Proportions can seem intimidating, but they’re actually one of the easiest types of word problems to master. In this series I’ll offer a number of tips that help you conquer algebraic proportion problems.

But first, a cool shortcut you can use whenever you’re facing down an algebraic proportion …

In working with proportions, I’m amazed that few students know how a canceling process that would help them find the solution more quickly and efficiently.

So I want to share the trick, for all who’ve never seen it.

Of course, given a problem like: 6/x = 24/32,

most of us know that we can cancel vertically with the two numbers in the fraction on the right, to get:

6/x = 3/4

Then we just cross-multiply to get:

3x = 24, and see that x = 8.

In other words, we know we can cancel **vertically** given a proportion, just as we can cancel **vertically** with any fraction.

What many people don’t know though, is that there’s another way we can cancel when solving proportions — **horizontally!**

— What? you say.

— **Horizontally**, I say. And no, I’m not joshing.

For example, given the proportion: 7/4 = 21/x

you can cancel horizontally with the two numbers in the numerator: the 7 and the 21. These reduce to 1 and 3.

The proportion then becomes:

1/4 = 3/x [I’m really not kidding.]

Cross-multiplying, you get the answer in one quick step: x = 12.

What’s really convenient is that you can also cancel both vertically and horizontally in the same problem. For example, in

6/x = 42/28,

you could first cancel **horizontally**, to get:

1/x = 7/28

Then you can cancel **vertically**, to get:

1/x = 1/4

Cross-multiplying, you get the answer in just a step: x = 4

I find that when students cancel before cross-multiplying, they’re more apt to get the right answer, and to get less frustrated, for the numbers they deal with remain small.

For example, in the last problem, if the student had not canceled at all, he would have a cross-multiplication **mess** of:

6 x 28 = 42x

That sort of problem just opens up the door to arithmetic mistakes. But canceling before cross-multiplying shuts that door since it makes the numbers smaller and easier to manage.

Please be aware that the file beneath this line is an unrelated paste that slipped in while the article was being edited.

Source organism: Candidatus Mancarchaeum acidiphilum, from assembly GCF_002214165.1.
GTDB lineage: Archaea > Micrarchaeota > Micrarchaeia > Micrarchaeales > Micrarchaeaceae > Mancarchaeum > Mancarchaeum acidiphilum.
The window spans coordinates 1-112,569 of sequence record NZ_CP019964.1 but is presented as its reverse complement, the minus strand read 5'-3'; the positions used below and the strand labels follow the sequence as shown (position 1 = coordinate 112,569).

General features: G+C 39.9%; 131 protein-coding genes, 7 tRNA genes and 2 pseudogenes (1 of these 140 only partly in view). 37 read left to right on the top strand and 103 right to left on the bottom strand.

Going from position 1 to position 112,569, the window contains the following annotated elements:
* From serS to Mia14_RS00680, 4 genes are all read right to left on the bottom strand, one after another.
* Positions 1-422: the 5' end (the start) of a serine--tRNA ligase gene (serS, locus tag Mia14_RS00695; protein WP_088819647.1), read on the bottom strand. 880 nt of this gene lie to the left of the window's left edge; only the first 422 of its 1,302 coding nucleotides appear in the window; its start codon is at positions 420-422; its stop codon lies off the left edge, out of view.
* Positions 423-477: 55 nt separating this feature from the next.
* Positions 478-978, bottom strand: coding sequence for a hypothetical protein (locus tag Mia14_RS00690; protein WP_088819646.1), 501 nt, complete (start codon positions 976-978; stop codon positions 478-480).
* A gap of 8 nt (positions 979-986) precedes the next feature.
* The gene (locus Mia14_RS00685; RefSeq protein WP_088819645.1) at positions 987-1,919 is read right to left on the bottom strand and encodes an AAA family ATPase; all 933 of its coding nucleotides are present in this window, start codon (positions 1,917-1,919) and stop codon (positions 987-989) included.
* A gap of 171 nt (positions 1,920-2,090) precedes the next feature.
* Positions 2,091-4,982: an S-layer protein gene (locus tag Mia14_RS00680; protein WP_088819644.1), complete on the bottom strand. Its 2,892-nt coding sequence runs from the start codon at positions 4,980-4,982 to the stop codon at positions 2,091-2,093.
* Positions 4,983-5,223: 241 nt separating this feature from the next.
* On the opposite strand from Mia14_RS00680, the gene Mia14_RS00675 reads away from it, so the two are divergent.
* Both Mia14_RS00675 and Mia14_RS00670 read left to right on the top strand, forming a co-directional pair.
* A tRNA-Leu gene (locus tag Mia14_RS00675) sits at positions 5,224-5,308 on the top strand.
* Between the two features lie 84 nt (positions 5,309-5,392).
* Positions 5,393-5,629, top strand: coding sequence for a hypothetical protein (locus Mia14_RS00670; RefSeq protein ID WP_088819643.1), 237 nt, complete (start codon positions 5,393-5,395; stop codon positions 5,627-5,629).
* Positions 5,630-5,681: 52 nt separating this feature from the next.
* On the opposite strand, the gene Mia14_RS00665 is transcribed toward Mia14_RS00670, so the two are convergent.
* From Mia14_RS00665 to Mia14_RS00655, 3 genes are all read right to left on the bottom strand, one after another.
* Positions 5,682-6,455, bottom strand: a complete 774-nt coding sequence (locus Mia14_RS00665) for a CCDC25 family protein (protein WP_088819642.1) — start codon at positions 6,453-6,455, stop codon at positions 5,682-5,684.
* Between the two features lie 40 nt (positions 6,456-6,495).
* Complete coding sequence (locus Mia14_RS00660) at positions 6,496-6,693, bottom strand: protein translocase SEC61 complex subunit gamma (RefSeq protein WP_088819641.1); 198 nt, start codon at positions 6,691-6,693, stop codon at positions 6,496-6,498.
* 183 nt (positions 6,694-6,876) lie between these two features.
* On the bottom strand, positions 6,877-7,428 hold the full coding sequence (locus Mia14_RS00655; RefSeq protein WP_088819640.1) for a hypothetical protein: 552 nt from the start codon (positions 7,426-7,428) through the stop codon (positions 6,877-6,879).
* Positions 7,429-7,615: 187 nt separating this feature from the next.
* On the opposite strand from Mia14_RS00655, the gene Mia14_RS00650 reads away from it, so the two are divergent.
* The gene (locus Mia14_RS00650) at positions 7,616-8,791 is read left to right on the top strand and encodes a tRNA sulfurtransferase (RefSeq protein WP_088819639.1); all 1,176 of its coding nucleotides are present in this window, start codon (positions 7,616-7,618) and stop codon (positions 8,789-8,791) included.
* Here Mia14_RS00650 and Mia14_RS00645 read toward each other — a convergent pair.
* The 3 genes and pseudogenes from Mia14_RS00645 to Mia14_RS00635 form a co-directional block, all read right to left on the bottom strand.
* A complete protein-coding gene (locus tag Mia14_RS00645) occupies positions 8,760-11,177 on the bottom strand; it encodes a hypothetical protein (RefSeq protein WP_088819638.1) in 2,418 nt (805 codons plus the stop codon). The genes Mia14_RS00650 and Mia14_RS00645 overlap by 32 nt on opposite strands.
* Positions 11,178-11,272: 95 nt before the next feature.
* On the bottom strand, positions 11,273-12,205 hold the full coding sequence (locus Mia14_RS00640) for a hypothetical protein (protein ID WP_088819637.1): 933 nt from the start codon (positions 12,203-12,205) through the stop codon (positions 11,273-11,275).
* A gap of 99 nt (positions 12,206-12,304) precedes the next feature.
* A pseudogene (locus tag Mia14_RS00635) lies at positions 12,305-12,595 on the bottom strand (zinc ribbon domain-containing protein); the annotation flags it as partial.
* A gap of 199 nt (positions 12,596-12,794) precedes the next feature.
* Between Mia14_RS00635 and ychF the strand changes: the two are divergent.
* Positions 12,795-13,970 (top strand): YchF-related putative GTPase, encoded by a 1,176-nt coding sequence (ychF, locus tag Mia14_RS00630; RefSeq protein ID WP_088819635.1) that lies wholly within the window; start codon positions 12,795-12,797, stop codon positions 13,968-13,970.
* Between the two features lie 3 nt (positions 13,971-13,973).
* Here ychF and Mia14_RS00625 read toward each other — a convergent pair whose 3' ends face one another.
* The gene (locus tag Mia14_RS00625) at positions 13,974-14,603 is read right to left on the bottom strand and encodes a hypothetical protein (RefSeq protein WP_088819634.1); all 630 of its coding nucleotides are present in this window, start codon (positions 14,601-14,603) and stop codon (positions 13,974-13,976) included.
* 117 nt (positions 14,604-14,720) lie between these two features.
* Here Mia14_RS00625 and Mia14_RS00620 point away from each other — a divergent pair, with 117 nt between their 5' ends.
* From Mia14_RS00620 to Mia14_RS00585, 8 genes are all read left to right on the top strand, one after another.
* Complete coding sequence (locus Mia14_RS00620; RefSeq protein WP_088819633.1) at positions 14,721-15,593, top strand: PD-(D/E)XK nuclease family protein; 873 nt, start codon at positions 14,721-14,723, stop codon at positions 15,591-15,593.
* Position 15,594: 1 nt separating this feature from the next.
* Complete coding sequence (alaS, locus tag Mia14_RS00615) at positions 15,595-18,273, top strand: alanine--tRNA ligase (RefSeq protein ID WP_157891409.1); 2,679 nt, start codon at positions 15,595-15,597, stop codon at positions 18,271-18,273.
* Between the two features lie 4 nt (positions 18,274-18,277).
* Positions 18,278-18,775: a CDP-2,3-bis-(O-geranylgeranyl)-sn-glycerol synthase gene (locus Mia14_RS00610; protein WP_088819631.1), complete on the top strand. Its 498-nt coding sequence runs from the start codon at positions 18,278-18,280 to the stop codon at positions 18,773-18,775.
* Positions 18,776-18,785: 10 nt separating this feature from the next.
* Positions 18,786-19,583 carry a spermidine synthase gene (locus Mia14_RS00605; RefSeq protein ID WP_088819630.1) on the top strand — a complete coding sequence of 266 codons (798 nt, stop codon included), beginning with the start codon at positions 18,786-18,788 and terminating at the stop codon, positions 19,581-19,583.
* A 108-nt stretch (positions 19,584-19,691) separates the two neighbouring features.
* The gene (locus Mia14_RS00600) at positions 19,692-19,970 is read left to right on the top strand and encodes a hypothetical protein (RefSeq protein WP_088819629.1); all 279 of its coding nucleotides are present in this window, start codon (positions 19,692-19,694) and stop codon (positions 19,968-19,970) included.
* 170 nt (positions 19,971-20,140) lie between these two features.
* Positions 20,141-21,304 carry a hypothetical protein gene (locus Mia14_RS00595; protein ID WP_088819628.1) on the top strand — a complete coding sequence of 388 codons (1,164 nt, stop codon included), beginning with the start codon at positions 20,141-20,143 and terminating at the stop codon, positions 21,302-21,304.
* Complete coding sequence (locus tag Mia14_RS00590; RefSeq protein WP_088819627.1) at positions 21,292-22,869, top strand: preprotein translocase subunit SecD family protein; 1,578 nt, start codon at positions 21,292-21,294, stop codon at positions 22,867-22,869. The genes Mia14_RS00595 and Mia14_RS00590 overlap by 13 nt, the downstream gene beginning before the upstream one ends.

So now you get a chance to practice horizontal cancelling!

First use horizontal cancelling to get the answer to these

proportions. Those who’d like an added challenge might like to try them in their head:

a) x/12 = 3/4

b) 3/7 = x/35

c) z/48 = 7/12

d) y/56 = 7/8

Now go really wild! Use both horizontal and vertical canceling to make quick work of these proportions:

e) x/9 = 16/36

f) x/22 = 30/66

g) 32/56 = y/14

h) 13/q = 65/35

And here are the answers to all of these problems:

a) x = 9

b) x = 15

c) z = 28

d) y = 49

e) x = 4

f) x = 10

g) y = 8

h) q = 7

Comments on:"“Hacks” for Slaying Proportions, Part 1: the Amazing Horizontal Canceling Trick" (1)Tere Hirschsaid:Hi,

I learned this 45 years ago when I was in school in Bolivia South America.

A teacher at my school has the kids place the numbers in a 4 square box, then simplify then place the results in a proportion and solve. I tried it with students and it helped because kids didn’t get confused with simplifying while multiplying fractions. The directions were to set up the proportion in the box, simplify, then solve. It turns out that most % problems on the CA Stds Test (CST) can be solved using proportions and simplifying in this manner. It usually results in a 1 across from the variable which eliminates division in ost cases.

Tere

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